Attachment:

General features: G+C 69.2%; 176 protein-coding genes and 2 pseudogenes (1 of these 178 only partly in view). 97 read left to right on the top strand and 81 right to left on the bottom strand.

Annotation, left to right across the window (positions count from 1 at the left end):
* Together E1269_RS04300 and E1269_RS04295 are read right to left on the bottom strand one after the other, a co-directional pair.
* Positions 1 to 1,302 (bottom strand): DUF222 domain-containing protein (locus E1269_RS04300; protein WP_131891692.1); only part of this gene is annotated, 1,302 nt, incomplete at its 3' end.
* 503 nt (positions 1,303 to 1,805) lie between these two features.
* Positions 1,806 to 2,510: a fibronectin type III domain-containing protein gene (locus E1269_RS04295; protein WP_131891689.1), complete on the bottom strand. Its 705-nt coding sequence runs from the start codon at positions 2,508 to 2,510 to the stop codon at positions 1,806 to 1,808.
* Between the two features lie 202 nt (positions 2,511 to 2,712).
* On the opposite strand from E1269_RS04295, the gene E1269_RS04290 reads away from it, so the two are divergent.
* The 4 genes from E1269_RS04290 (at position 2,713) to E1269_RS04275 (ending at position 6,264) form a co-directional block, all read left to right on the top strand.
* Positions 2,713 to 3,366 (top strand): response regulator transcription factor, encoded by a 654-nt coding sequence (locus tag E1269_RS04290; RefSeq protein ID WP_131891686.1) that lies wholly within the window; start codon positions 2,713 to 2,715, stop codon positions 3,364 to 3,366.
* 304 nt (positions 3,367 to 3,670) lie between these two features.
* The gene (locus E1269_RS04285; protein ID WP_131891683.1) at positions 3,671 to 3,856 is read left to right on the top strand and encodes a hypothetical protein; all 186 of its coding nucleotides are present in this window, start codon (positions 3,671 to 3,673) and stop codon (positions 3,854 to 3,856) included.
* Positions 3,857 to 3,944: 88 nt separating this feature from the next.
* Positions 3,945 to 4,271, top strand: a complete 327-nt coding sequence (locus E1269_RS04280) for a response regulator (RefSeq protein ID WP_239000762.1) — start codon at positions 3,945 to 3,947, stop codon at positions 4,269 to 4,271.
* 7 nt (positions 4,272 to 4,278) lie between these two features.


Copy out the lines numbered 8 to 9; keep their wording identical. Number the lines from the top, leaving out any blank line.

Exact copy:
* On the opposite strand from E1269_RS04295, the gene E1269_RS04290 reads away from it, so the two are divergent.
* The 4 genes from E1269_RS04290 (at position 2,713) to E1269_RS04275 (ending at position 6,264) form a co-directional block, all read left to right on the top strand.